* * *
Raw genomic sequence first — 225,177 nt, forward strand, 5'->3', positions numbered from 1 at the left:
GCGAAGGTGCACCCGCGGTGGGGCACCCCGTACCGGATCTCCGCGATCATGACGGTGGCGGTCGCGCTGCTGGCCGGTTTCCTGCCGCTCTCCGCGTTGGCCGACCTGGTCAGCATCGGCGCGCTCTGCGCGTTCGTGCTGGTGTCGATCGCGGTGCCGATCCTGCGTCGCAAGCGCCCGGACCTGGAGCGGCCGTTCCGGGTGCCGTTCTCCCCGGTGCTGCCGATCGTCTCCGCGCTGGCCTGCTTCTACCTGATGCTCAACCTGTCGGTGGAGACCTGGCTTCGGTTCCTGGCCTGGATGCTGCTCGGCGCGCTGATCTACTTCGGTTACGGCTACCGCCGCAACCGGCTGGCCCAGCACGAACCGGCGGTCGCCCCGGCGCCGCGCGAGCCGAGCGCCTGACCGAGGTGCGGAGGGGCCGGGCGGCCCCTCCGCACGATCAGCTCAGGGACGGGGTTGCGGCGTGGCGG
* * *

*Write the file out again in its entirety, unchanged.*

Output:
Raw genomic sequence first — 225,177 nt, forward strand, 5'->3', positions numbered from 1 at the left:
GCGAAGGTGCACCCGCGGTGGGGCACCCCGTACCGGATCTCCGCGATCATGACGGTGGCGGTCGCGCTGCTGGCCGGTTTCCTGCCGCTCTCCGCGTTGGCCGACCTGGTCAGCATCGGCGCGCTCTGCGCGTTCGTGCTGGTGTCGATCGCGGTGCCGATCCTGCGTCGCAAGCGCCCGGACCTGGAGCGGCCGTTCCGGGTGCCGTTCTCCCCGGTGCTGCCGATCGTCTCCGCGCTGGCCTGCTTCTACCTGATGCTCAACCTGTCGGTGGAGACCTGGCTTCGGTTCCTGGCCTGGATGCTGCTCGGCGCGCTGATCTACTTCGGTTACGGCTACCGCCGCAACCGGCTGGCCCAGCACGAACCGGCGGTCGCCCCGGCGCCGCGCGAGCCGAGCGCCTGACCGAGGTGCGGAGGGGCCGGGCGGCCCCTCCGCACGATCAGCTCAGGGACGGGGTTGCGGCGTGGCGG